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The Wire / June 2018 Edition /  Using Business Relief to mitigate Inheritance Tax: HMRC vs. Maureen Vigne

Using Business Relief to mitigate Inheritance Tax HMRC

Using Business Relief to mitigate Inheritance Tax: HMRC vs. Maureen Vigne

Entrepreneurs and business owners have plenty of tax to deal with; Income Tax, National Insurance, VAT, Business Rates, Corporation Tax, but what about inheritance tax? You would be right to assume that most business assets are exempt from inheritance tax (IHT), but it isn’t always straightforward.

Used effectively and in the right circumstances, Business Relief is an effective way to mitigate IHT. It isn’t always as simple however, as the estate of Maureen Vigne found out.

Business Relief (previously called Business Property Relief) is available for transferring ownership, either during lifetime or on death, of classes of business and business property held for at least two years. If an asset qualifies for relief it is known as ‘relevant business property’ and its value reduced by either 50% or 100% when calculating IHT. Classifications are:

You can get Business Relief on: Rate
A business or interest in a business 100%
Shares in an unlisted company 100%
Shares controlling more than 50% of the voting rights in a listed company 50%
Land, buildings or machinery owned by the deceased and used in a business they were a partner in or controlled 50%
Land, buildings or machinery used in the business and held in a trust that it has the right to benefit from 50%


A business’ land, depending on the nature of services provided, is where it’s classification can be debated. The legislation states “any land or building, machinery or plant which… was used wholly or mainly for the purposes of a business” is defined as relevant business property.

As expected, Business Relief is not available for all commercial ventures. Not-for-profit organisations, for example, do not qualify.  Also, “a business or interest in a business [that] consists wholly or mainly of one or more of the following… dealing in securities, stocks or shares, land or buildings or in making or holding investments.”

A definite ‘no’ would be a business only generating investment income, such as property owner led commercial or residential lettings. But when considering land, what constitutes wholly or mainly for business as opposed to holding as an investment?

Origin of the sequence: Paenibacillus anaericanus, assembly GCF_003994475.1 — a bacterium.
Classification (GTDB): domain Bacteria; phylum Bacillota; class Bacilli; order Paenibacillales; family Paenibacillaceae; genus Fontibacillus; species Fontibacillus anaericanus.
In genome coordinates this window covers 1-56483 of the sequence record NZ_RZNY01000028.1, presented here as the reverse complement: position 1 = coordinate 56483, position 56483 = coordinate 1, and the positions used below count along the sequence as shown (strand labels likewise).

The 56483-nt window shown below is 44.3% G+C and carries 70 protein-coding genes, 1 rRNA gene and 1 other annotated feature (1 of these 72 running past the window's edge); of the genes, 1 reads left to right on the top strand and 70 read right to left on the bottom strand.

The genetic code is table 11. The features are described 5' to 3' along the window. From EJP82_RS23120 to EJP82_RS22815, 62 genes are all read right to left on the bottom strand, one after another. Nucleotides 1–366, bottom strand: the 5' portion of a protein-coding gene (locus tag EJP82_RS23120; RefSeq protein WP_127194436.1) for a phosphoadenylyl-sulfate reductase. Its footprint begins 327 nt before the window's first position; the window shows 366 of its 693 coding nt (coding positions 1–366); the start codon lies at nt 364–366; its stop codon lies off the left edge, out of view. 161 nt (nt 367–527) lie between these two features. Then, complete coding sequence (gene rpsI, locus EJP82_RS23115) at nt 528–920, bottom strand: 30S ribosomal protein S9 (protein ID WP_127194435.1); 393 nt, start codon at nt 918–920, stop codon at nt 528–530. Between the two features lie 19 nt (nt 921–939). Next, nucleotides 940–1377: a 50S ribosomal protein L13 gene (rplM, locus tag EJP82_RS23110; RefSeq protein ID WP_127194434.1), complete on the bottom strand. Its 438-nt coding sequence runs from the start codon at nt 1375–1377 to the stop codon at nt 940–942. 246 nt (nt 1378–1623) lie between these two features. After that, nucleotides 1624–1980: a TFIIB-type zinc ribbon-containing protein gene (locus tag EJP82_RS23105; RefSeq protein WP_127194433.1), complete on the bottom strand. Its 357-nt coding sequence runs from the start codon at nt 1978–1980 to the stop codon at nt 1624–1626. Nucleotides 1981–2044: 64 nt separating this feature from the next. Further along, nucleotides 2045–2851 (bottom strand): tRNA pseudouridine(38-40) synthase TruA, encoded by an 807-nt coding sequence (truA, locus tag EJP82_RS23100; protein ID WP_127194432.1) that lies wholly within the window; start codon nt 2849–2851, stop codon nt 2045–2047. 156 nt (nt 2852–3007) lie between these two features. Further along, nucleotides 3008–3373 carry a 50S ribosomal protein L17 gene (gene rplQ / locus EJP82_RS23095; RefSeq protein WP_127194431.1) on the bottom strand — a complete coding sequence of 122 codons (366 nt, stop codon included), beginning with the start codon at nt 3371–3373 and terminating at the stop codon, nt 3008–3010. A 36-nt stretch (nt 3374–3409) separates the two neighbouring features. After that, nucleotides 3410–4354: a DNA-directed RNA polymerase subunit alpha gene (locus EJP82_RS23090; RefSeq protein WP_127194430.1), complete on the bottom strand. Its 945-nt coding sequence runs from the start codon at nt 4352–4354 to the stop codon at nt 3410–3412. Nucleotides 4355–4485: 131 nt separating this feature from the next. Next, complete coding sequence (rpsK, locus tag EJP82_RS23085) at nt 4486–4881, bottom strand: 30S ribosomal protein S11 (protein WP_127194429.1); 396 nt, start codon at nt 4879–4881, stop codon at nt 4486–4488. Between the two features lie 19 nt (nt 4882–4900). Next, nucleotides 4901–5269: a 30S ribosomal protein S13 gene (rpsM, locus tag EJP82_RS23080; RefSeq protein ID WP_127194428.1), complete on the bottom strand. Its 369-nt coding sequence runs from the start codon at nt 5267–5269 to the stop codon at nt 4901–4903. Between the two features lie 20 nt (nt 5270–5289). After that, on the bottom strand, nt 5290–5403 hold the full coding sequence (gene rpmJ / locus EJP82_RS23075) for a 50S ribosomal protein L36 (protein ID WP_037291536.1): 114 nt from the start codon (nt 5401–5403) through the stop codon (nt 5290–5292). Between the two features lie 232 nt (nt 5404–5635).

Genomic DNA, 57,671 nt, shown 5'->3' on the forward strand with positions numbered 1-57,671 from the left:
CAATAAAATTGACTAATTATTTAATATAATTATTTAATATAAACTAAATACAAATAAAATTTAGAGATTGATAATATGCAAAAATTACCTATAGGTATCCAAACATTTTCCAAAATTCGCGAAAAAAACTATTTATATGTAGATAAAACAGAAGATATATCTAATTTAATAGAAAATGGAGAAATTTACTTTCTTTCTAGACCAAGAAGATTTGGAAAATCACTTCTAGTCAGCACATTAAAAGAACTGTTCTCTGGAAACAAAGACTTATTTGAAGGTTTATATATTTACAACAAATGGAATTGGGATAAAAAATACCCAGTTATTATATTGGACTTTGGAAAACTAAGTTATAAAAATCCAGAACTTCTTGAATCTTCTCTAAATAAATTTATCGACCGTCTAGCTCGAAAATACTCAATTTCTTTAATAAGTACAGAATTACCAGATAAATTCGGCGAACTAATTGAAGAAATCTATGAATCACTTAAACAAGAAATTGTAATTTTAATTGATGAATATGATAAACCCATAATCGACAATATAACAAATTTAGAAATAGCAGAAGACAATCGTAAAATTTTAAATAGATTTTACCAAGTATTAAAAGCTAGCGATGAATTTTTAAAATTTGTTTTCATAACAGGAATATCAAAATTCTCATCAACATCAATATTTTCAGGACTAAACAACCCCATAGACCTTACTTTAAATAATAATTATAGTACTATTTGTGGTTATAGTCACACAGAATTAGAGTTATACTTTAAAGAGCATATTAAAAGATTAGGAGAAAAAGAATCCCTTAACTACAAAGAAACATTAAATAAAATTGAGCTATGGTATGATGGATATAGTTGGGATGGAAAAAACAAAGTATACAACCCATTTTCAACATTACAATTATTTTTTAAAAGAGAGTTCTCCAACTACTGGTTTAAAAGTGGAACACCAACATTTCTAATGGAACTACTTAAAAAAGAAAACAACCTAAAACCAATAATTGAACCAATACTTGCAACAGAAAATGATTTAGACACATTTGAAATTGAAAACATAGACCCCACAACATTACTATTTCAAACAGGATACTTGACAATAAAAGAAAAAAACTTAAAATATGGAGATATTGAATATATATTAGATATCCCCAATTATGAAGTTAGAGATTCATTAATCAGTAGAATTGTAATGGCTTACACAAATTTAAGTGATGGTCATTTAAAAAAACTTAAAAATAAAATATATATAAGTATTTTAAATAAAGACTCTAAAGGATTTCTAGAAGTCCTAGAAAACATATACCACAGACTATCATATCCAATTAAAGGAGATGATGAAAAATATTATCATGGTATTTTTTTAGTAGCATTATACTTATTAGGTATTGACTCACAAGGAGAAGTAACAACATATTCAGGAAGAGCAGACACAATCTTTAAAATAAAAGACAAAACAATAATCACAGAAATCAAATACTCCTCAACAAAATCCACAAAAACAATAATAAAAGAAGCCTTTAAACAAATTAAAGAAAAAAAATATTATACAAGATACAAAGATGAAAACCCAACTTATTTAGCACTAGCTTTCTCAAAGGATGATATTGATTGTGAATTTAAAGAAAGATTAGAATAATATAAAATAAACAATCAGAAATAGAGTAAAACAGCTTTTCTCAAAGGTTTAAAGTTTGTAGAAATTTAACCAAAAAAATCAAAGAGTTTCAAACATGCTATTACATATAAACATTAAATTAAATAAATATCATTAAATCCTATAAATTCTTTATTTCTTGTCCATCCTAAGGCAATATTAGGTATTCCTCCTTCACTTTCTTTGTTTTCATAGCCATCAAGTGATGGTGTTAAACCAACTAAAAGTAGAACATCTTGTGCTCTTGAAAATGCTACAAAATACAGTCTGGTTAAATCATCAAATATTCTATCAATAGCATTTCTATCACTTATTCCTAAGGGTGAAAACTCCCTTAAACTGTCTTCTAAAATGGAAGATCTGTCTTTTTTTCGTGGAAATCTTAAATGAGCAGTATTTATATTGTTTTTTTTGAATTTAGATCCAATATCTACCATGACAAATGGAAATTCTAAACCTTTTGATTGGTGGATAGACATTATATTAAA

Maureen Vigne her livery business

There have been court cases in the past, historically in favour of HMRC. Recently however, there was a development. In ‘The Estate of Maureen W. Vigne (deceased) v. HMRC’, HMRC challenged a claim for business relief on 30 acres of land used in a livery business.

Broadly speaking, livery is accommodation for horses. There are two extremes of livery and a bit of a grey area between them:

  • Full livery, the Claridge’s of the equine world. The yard will attend to the horses with food, bedding, exercise, hot towel massages, as well as stabling them, and;
  • A DIY or Grass livery, allowing a horse to graze in a field with no stabling. In this circumstance, the horse’s owner retains full responsibility for their welfare.

Mrs Vigne’s business charged modest grass livery rates and made a nominal profit. HMRC deemed the land an investment. However, the business required additional labour and showed intentions to expand. Critically, they also offered services beyond a grass livery:

  1. Provision of worming products and administering them
  2. Feeding the horses with hay in winter, which was grown on adjacent land
  3. Removing horse manure from the fields
  4. A daily health check of each horse

The first-tier tax tribunal decided a business was being carried out, placing considerable emphasis on the fact that Mrs Vigne was clearly doing more than letting out land held as an investment. On whether that land was being used mainly for business, the tribunal’s words are worth noting:

“The first observation is that this does not require a consideration of whether any identified services or business activity contribute more to the income generated and/or profitability than the ability of a third party to occupy any part of the land. The central issue is whether the ‘business’ is mainly one of holding investments. We do not dissent from the view that looking at the proportion of income derived from the use and occupation of land, as opposed to the provision of services, is irrelevant any more than it is irrelevant to consider the reality of what takes place on and in association with the land. In our judgement that reality is the provision of enhanced livery, albeit stopping short of part livery (as defined by Mr. Vigne), but nonetheless providing a level of valuable services to the various horse owners, which prevents it being properly asserted that the business was mainly one of holding investments.”

Fundamentally, the additional services provided by Mrs Vigne distinguished the business from its competitors and was the primary reason customers used it over non-service offering grass liveries. I.e. it is operating as a business with a USP, therefore it is a business.

Other businesses which may be debatable for qualifying for relief, depending on the nature of their services provided, include:

  • Caravan parks which include lettings and sales
  • Mixed agricultural estates with lettings
  • Some forms of property management

In either case, the decision offers new confidence to business owners, especially those that own land to operate and trade. It also serves as a useful reminder to us all that owning certain types of assets that qualify for business relief can help reduce inheritance tax liabilities.

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